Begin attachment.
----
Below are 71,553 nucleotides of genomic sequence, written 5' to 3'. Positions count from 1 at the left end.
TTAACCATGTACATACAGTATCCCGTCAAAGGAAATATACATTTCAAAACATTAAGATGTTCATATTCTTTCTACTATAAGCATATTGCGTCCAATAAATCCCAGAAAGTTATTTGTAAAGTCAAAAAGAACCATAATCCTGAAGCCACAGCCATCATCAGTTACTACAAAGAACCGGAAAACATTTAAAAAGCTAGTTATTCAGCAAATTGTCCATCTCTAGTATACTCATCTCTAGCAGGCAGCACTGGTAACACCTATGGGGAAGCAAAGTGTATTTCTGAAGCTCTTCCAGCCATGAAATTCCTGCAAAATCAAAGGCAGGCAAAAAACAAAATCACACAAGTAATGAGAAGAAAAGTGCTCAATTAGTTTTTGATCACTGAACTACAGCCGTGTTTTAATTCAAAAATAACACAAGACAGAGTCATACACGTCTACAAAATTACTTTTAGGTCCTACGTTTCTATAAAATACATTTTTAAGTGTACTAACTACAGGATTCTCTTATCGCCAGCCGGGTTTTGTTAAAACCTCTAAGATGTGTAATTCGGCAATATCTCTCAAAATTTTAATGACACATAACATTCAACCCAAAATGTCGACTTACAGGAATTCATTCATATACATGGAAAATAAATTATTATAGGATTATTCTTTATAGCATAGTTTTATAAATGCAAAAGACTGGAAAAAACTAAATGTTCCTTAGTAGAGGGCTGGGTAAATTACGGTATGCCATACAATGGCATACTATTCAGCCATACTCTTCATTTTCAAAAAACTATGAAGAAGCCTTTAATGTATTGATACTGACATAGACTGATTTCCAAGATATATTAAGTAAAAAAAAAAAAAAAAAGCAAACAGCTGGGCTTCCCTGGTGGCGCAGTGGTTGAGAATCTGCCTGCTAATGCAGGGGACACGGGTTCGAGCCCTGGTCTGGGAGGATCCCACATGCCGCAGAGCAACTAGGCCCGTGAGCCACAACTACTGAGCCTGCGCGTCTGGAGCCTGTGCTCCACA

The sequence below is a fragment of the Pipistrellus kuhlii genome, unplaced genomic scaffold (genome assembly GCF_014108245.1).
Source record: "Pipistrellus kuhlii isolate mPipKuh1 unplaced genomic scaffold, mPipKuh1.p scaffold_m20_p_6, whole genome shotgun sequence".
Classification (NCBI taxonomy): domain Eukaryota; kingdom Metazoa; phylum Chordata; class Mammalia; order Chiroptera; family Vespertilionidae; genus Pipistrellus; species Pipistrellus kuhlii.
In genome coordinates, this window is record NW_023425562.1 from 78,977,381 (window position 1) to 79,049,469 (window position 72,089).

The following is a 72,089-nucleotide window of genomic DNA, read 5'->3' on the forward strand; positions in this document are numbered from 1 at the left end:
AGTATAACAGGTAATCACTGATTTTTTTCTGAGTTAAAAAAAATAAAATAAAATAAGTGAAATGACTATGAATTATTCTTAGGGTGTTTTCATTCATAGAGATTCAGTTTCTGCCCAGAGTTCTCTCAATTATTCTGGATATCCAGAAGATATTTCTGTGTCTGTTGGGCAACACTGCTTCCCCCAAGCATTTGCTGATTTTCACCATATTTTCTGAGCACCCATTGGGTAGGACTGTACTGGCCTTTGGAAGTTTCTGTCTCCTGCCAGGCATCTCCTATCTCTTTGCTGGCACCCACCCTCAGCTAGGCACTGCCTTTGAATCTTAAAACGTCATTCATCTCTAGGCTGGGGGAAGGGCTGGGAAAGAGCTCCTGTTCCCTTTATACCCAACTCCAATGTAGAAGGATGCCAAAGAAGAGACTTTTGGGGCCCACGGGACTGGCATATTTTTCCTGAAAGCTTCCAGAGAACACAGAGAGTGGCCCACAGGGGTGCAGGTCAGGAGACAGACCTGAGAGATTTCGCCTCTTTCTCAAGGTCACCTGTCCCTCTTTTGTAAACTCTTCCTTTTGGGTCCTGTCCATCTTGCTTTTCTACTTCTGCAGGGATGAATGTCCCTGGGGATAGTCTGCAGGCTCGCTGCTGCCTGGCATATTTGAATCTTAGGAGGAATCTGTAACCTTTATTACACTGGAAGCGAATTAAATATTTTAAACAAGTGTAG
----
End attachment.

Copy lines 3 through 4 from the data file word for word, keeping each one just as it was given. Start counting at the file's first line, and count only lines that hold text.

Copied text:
The sequence below is a fragment of the Pipistrellus kuhlii genome, unplaced genomic scaffold (genome assembly GCF_014108245.1).
Source record: "Pipistrellus kuhlii isolate mPipKuh1 unplaced genomic scaffold, mPipKuh1.p scaffold_m20_p_6, whole genome shotgun sequence".